The Lost World of Genesis One: Ancient Cosmology and the Origins Debate, by John H. Walton.
What it says
Proposition 17 is that Resulting Theology in This View of Genesis 1 Is Stronger, Not Weaker.
Walton brings out what he considers the theological advantages of his view.
Making less of a breach between natural and supernatural means that God is not involved only at the periphery. Everything that exists is pervaded by divine influence. His view does not confine God’s creation to the past. It requires us to understand that God takes part in every cell that divides now. His view also lets us talk about purpose. Physical structures and material stuff do not necessarily carry purpose. But if creation consists in giving these things functions, then creation concerns God’s purposes. To see the natural world as a “cosmic temple” makes sacred again what secular thought has treated as profane. This has implications for environmentalism and our responsibility for the world.
He says that his view also has implications for our view of the Sabbath. If the Sabbath rest in Genesis 1 means that God takes providential control of creation, then the Sabbath acknowledges that we can rest and trust God’s providence. Resting on the Sabbath is an implicit statement that God is in control and everything does not depend upon us.
He talks about the theological implications of the Genesis 1 statement that “it was good.” He believes that this does not impute moral goodness to the world. The world is morally neutral in that sun and rain fall on the just and the unjust. Gravity is not just. The laws of thermodynamics are not moral. Evolution does not unfold in a moral way.
What “it was good” means is that when functions have been assigned, the world works toward a purpose. It is good in contrast to the chaos and emptiness of Genesis 1:1.
Walton’s 18th and final proposition is that Public Science Education Should Be Neutral Regarding Purpose.
Although Walton sees no contradiction between what science has discovered and theorized about natural history and evolution, he does see a contradiction between science as it is sometimes taught and his belief that the universe is infused with purpose.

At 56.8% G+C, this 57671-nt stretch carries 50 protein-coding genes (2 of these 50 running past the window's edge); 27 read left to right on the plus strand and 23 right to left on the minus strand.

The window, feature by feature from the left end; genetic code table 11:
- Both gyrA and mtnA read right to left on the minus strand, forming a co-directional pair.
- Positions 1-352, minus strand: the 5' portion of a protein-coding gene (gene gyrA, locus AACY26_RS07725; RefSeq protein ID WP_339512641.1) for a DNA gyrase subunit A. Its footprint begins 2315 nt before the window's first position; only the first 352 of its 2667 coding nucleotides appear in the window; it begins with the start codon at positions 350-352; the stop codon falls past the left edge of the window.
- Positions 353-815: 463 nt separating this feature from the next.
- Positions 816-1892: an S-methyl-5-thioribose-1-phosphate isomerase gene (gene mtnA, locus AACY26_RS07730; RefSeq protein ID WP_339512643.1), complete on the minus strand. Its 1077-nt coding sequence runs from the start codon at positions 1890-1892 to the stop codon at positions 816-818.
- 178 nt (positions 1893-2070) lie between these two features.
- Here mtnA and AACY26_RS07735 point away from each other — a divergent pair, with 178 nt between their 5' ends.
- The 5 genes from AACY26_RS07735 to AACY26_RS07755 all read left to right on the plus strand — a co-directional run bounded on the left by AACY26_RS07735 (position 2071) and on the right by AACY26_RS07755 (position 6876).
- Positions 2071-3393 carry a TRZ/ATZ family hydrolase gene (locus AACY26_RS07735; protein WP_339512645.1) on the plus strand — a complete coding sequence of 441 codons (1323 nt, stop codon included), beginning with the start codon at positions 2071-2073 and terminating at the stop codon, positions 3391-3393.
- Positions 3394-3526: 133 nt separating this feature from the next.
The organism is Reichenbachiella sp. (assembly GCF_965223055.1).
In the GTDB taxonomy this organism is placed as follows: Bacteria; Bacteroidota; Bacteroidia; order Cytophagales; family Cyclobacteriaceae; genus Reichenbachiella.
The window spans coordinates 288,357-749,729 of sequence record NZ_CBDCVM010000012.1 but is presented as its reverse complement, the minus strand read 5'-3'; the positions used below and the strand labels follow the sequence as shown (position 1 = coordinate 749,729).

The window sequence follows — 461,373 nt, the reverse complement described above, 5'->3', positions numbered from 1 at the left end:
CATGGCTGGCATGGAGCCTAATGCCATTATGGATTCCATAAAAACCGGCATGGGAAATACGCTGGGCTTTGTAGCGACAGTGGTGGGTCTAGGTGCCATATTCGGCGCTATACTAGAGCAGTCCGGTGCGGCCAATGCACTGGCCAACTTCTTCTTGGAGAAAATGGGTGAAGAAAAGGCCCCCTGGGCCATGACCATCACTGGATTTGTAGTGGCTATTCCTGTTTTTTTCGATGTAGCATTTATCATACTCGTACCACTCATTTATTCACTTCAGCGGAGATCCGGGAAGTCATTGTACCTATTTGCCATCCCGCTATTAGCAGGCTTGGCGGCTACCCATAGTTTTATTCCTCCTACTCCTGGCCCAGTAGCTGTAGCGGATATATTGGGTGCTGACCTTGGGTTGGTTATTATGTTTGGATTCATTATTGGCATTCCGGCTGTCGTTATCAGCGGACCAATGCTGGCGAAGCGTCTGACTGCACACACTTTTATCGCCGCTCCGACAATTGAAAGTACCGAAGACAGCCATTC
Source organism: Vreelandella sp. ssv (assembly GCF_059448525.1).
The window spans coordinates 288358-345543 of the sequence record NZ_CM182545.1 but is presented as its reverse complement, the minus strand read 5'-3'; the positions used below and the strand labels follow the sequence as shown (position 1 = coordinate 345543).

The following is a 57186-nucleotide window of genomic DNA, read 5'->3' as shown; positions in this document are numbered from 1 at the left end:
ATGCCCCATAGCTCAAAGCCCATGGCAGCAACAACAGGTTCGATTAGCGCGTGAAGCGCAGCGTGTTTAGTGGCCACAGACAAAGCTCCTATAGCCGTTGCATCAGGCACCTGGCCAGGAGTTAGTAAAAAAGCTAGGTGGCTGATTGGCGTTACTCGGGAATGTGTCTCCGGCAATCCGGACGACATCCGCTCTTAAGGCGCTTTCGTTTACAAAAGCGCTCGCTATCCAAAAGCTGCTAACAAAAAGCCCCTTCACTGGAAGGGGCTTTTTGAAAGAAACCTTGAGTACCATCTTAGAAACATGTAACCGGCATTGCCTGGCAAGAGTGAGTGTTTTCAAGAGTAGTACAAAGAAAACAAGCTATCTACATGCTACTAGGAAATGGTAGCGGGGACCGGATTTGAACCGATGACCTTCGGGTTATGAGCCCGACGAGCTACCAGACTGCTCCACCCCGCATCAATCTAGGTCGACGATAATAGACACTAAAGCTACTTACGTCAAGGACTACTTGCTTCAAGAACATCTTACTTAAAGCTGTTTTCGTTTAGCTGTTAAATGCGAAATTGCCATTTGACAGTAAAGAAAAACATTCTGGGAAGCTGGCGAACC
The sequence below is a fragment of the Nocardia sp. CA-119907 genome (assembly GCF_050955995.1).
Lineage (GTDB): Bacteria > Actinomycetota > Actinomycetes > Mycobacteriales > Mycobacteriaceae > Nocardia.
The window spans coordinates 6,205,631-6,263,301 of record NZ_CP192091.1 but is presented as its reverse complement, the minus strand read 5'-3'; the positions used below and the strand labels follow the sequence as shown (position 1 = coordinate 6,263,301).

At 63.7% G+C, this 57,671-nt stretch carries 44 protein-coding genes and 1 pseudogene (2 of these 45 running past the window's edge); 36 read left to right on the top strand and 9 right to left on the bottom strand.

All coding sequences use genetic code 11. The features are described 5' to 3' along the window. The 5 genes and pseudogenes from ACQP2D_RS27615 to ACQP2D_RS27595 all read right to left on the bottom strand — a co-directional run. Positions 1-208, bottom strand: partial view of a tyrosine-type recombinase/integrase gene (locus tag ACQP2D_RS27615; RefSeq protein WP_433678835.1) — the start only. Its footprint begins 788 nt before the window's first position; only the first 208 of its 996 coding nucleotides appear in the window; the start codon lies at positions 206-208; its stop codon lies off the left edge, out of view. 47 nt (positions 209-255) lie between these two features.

So what he proposes is a compromise. Christians should not insist that science teachers in public schools teach that there is purpose to the cosmos. That would go beyond what science is equipped to know. But secular science teachers should also refrain from implying that there is no purpose. The shutting out of the possibility of purpose also goes beyond science.
One problem is that many evangelicals, especially those advocating Young Earth Creationism, insist on reading Genesis 1 as though it offered a description of the material origins of the universe. Another problem is that those who wrote the first draft of National Association of Biology Teachers “Statement on the Teaching of Evolution” used the terms “unsupervised” and “impersonal” to describe evolution. These were revised out of the statement as it was adopted.
Walton thinks that neither reading science into Genesis 1 nor going beyond empirical methods to adopt a non-teleological world view is appropriate.
Walton used a second quotation from a Orson Scott Card sci-fi novel. Both the quotations he used in this book fit what he was trying to say, so I see why he used them. But he is writing for evangelicals and Card is Mormon, so I wonder how these quotes played with his intended audience.
His chapter on the theological advantages of his view seemed to me more valuable for the spiritual implications than the theological. He says that when we contemplate the natural world we should not only get blown away by spectacular displays but also by the mundane operations of nature. God acts in it all.
His idea that the Sabbath allows us to rest from anxiety also has spiritual implications. And seeing the cosmos as a temple would indeed revolutionize our perspective and broaden our concept of worship.
Overall, my take on this book is that I find his approach very attractive, but at a number of points I am not quite convinced. He did not have to convince me that Genesis 1 is not a material account of creation. But his intended audience did need to be convinced, so he concentrated on that. This book takes a relatively popular approach. If I were to read some of his more academic works, I might find what I am looking for.
I do want to defend him against one criticism I saw in a review. The reviewer thought that denying that Genesis 1 is a material account smacked of gnosticism. Gnostics thought the material world was yucky. So they did not believe in a real incarnation or a bodily resurrection. But I do not think their problems with Christmas and Easter carry over into Walton’s view of Genesis 1. He is not denying or besmirching material creation. He believes God is the source of all things. He just thinks Genesis 1 is about assigning functions to material things.
Earlier this year the Animal Planet network got some of its highest ratings ever when it broadcast programs purporting to give evidence for the existence of mermaids. This is junk science, but apparently it entertained people. I think that is the way most people take Young Earth Creationism. That creation theme park in Kentucky is entertaining. And wouldn’t it be great if all the egghead scientists turned out to be wrong about mermaids and the age of the earth?
There is a sort of anti-elitism in this that I get. But do we really want to stake the credibility of Christianity on science that is on the level of Animal Planet’s tongue-in-cheek entertainment? It is just not necessary. I totally agree with John H. Walton that Genesis 1 is just not about what people who have a creation-science hobby think it is about.